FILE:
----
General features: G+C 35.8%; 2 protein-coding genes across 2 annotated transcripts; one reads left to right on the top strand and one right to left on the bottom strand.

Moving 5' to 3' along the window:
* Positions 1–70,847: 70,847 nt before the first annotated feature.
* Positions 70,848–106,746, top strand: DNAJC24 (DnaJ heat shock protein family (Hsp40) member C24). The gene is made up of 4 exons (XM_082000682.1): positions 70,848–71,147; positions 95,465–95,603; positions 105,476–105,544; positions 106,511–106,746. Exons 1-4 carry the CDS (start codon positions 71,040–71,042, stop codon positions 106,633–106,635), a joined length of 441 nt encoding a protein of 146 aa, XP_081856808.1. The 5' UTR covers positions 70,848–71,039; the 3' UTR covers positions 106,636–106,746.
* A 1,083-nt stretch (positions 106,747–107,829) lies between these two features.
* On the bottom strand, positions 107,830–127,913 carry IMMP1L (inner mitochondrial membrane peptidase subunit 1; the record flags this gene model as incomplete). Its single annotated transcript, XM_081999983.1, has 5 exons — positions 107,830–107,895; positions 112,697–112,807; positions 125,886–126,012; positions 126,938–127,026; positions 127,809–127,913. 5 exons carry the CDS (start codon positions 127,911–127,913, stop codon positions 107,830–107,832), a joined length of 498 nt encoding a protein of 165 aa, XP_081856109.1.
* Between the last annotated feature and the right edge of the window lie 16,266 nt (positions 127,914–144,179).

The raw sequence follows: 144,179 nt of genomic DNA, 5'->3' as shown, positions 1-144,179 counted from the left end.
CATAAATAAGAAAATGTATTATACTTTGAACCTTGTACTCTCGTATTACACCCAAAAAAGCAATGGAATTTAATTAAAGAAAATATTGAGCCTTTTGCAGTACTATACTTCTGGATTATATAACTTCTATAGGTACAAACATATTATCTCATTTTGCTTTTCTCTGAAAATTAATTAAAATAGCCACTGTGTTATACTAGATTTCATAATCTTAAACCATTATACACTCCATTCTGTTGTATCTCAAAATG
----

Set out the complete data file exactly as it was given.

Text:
General features: G+C 35.8%; 2 protein-coding genes across 2 annotated transcripts; one reads left to right on the top strand and one right to left on the bottom strand.

Moving 5' to 3' along the window:
* Positions 1–70,847: 70,847 nt before the first annotated feature.
* Positions 70,848–106,746, top strand: DNAJC24 (DnaJ heat shock protein family (Hsp40) member C24). The gene is made up of 4 exons (XM_082000682.1): positions 70,848–71,147; positions 95,465–95,603; positions 105,476–105,544; positions 106,511–106,746. Exons 1-4 carry the CDS (start codon positions 71,040–71,042, stop codon positions 106,633–106,635), a joined length of 441 nt encoding a protein of 146 aa, XP_081856808.1. The 5' UTR covers positions 70,848–71,039; the 3' UTR covers positions 106,636–106,746.
* A 1,083-nt stretch (positions 106,747–107,829) lies between these two features.
* On the bottom strand, positions 107,830–127,913 carry IMMP1L (inner mitochondrial membrane peptidase subunit 1; the record flags this gene model as incomplete). Its single annotated transcript, XM_081999983.1, has 5 exons — positions 107,830–107,895; positions 112,697–112,807; positions 125,886–126,012; positions 126,938–127,026; positions 127,809–127,913. 5 exons carry the CDS (start codon positions 127,911–127,913, stop codon positions 107,830–107,832), a joined length of 498 nt encoding a protein of 165 aa, XP_081856109.1.
* Between the last annotated feature and the right edge of the window lie 16,266 nt (positions 127,914–144,179).

The raw sequence follows: 144,179 nt of genomic DNA, 5'->3' as shown, positions 1-144,179 counted from the left end.
CATAAATAAGAAAATGTATTATACTTTGAACCTTGTACTCTCGTATTACACCCAAAAAAGCAATGGAATTTAATTAAAGAAAATATTGAGCCTTTTGCAGTACTATACTTCTGGATTATATAACTTCTATAGGTACAAACATATTATCTCATTTTGCTTTTCTCTGAAAATTAATTAAAATAGCCACTGTGTTATACTAGATTTCATAATCTTAAACCATTATACACTCCATTCTGTTGTATCTCAAAATG